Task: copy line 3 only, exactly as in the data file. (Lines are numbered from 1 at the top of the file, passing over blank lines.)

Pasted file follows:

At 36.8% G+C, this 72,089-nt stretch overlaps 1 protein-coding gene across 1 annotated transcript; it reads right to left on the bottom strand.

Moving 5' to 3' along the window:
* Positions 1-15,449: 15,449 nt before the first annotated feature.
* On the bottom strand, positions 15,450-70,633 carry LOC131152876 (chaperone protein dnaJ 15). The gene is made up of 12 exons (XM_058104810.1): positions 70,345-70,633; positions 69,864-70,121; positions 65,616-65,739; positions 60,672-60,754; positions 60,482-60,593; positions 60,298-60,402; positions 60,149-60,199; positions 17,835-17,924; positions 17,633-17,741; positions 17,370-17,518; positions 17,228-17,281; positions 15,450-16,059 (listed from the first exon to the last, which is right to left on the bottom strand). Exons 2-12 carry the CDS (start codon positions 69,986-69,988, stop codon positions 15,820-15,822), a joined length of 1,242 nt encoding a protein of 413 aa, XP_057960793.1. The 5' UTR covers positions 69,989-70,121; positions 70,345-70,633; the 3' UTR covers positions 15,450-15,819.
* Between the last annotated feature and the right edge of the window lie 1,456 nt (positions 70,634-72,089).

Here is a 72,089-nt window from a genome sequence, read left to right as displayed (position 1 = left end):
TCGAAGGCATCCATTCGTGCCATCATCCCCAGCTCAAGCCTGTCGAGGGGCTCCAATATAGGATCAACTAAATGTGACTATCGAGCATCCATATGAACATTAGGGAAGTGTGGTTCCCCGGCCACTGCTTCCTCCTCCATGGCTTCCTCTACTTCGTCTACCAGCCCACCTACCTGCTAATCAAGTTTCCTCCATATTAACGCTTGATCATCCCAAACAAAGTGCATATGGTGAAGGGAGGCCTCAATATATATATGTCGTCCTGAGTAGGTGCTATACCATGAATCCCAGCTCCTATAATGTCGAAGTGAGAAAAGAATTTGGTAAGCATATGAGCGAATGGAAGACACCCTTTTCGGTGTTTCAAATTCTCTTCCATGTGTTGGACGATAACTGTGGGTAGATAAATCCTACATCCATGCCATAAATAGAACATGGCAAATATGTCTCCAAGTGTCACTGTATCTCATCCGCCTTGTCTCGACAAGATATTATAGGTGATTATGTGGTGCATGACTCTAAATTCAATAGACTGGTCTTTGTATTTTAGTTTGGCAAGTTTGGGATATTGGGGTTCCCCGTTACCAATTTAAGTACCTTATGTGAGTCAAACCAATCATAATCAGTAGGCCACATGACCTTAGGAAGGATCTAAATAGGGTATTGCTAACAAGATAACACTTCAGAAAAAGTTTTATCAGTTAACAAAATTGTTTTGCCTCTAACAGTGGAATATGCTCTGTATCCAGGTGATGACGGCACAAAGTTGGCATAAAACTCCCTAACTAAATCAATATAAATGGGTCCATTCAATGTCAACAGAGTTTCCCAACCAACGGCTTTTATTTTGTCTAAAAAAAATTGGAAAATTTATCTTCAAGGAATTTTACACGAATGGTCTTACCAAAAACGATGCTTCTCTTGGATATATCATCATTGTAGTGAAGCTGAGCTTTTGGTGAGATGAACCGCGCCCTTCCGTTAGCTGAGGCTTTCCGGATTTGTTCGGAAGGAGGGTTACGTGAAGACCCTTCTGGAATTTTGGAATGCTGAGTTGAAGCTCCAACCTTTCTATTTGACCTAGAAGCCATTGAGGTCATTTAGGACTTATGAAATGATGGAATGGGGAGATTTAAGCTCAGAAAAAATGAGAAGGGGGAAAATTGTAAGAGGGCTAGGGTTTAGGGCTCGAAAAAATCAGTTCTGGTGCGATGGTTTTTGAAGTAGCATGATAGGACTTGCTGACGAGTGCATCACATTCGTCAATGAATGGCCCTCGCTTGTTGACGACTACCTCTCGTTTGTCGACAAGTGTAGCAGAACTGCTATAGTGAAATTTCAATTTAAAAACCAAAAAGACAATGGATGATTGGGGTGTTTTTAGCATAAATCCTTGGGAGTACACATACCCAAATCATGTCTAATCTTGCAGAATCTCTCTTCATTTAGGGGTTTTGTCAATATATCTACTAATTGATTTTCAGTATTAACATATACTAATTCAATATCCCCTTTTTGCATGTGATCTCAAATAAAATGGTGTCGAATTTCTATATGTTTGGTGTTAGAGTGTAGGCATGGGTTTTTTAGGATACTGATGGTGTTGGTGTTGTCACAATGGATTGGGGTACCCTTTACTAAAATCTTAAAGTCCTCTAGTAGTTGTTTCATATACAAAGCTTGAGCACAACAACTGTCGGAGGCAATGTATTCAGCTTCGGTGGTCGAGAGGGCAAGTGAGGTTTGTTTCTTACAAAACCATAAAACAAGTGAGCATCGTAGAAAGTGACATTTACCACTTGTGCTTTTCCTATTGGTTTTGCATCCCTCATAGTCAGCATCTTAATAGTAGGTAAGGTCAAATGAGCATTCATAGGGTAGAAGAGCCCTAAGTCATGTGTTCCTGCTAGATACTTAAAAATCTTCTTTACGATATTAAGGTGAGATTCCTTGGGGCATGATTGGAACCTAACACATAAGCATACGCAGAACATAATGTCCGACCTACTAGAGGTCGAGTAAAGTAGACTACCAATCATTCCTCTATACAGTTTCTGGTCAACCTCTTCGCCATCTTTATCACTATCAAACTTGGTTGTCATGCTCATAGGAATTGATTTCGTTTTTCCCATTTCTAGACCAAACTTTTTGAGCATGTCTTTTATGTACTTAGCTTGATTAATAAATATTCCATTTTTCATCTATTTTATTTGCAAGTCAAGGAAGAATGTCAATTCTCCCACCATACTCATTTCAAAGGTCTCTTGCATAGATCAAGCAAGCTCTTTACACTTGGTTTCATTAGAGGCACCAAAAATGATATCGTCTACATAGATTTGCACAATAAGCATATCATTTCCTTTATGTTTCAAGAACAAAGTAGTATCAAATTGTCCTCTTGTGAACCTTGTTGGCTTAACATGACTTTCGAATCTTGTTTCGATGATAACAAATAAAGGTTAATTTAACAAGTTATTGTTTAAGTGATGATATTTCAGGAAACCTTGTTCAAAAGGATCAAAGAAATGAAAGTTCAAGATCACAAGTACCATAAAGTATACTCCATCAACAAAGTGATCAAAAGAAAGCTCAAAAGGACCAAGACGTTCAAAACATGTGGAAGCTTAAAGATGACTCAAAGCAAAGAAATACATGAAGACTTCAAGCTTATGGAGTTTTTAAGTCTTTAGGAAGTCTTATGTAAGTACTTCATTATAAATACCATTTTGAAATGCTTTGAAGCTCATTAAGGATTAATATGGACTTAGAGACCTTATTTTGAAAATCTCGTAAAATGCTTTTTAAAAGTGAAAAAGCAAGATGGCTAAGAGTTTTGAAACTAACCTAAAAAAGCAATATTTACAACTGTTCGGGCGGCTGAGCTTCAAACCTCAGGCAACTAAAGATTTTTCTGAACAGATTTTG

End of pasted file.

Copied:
* Positions 1-15,449: 15,449 nt before the first annotated feature.